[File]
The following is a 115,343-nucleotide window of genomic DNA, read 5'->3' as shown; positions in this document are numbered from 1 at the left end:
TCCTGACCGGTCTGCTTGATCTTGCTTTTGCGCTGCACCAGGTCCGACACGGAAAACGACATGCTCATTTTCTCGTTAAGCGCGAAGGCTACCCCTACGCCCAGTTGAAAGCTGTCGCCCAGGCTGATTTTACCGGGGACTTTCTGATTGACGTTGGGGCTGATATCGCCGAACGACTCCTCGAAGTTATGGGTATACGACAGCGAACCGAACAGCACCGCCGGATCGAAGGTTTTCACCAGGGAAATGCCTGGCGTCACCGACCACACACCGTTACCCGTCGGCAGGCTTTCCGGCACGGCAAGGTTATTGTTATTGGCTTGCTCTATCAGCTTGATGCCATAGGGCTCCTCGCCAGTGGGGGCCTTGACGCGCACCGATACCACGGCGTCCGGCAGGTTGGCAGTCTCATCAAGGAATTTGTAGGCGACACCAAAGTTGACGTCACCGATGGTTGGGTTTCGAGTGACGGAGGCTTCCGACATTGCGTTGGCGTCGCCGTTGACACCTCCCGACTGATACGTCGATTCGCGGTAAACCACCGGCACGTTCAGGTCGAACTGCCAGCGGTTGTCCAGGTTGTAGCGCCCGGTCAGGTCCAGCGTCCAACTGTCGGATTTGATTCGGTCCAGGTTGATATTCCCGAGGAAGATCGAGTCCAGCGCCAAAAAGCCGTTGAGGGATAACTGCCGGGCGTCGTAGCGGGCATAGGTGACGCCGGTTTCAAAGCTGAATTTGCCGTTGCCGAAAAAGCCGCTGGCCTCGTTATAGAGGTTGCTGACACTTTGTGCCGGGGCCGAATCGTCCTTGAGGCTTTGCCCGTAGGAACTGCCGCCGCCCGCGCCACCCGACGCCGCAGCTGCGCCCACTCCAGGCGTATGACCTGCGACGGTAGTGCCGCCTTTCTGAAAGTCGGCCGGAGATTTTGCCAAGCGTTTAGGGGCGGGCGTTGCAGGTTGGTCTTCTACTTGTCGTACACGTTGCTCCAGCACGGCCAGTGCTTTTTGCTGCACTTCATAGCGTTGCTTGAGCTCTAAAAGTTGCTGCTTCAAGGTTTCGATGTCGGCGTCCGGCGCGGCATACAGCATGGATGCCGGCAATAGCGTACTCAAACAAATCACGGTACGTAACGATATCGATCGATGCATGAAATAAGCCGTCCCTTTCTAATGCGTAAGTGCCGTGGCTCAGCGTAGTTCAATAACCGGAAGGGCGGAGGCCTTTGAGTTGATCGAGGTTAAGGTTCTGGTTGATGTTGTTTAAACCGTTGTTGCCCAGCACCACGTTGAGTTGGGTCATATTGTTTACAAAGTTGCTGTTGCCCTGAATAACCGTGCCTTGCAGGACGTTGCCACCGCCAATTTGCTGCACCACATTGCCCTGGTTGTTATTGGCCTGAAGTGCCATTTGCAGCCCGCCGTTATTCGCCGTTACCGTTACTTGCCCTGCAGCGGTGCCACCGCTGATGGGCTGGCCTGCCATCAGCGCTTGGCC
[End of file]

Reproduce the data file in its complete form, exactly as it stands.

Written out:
The following is a 115,343-nucleotide window of genomic DNA, read 5'->3' as shown; positions in this document are numbered from 1 at the left end:
TCCTGACCGGTCTGCTTGATCTTGCTTTTGCGCTGCACCAGGTCCGACACGGAAAACGACATGCTCATTTTCTCGTTAAGCGCGAAGGCTACCCCTACGCCCAGTTGAAAGCTGTCGCCCAGGCTGATTTTACCGGGGACTTTCTGATTGACGTTGGGGCTGATATCGCCGAACGACTCCTCGAAGTTATGGGTATACGACAGCGAACCGAACAGCACCGCCGGATCGAAGGTTTTCACCAGGGAAATGCCTGGCGTCACCGACCACACACCGTTACCCGTCGGCAGGCTTTCCGGCACGGCAAGGTTATTGTTATTGGCTTGCTCTATCAGCTTGATGCCATAGGGCTCCTCGCCAGTGGGGGCCTTGACGCGCACCGATACCACGGCGTCCGGCAGGTTGGCAGTCTCATCAAGGAATTTGTAGGCGACACCAAAGTTGACGTCACCGATGGTTGGGTTTCGAGTGACGGAGGCTTCCGACATTGCGTTGGCGTCGCCGTTGACACCTCCCGACTGATACGTCGATTCGCGGTAAACCACCGGCACGTTCAGGTCGAACTGCCAGCGGTTGTCCAGGTTGTAGCGCCCGGTCAGGTCCAGCGTCCAACTGTCGGATTTGATTCGGTCCAGGTTGATATTCCCGAGGAAGATCGAGTCCAGCGCCAAAAAGCCGTTGAGGGATAACTGCCGGGCGTCGTAGCGGGCATAGGTGACGCCGGTTTCAAAGCTGAATTTGCCGTTGCCGAAAAAGCCGCTGGCCTCGTTATAGAGGTTGCTGACACTTTGTGCCGGGGCCGAATCGTCCTTGAGGCTTTGCCCGTAGGAACTGCCGCCGCCCGCGCCACCCGACGCCGCAGCTGCGCCCACTCCAGGCGTATGACCTGCGACGGTAGTGCCGCCTTTCTGAAAGTCGGCCGGAGATTTTGCCAAGCGTTTAGGGGCGGGCGTTGCAGGTTGGTCTTCTACTTGTCGTACACGTTGCTCCAGCACGGCCAGTGCTTTTTGCTGCACTTCATAGCGTTGCTTGAGCTCTAAAAGTTGCTGCTTCAAGGTTTCGATGTCGGCGTCCGGCGCGGCATACAGCATGGATGCCGGCAATAGCGTACTCAAACAAATCACGGTACGTAACGATATCGATCGATGCATGAAATAAGCCGTCCCTTTCTAATGCGTAAGTGCCGTGGCTCAGCGTAGTTCAATAACCGGAAGGGCGGAGGCCTTTGAGTTGATCGAGGTTAAGGTTCTGGTTGATGTTGTTTAAACCGTTGTTGCCCAGCACCACGTTGAGTTGGGTCATATTGTTTACAAAGTTGCTGTTGCCCTGAATAACCGTGCCTTGCAGGACGTTGCCACCGCCAATTTGCTGCACCACATTGCCCTGGTTGTTATTGGCCTGAAGTGCCATTTGCAGCCCGCCGTTATTCGCCGTTACCGTTACTTGCCCTGCAGCGGTGCCACCGCTGATGGGCTGGCCTGCCATCAGCGCTTGGCC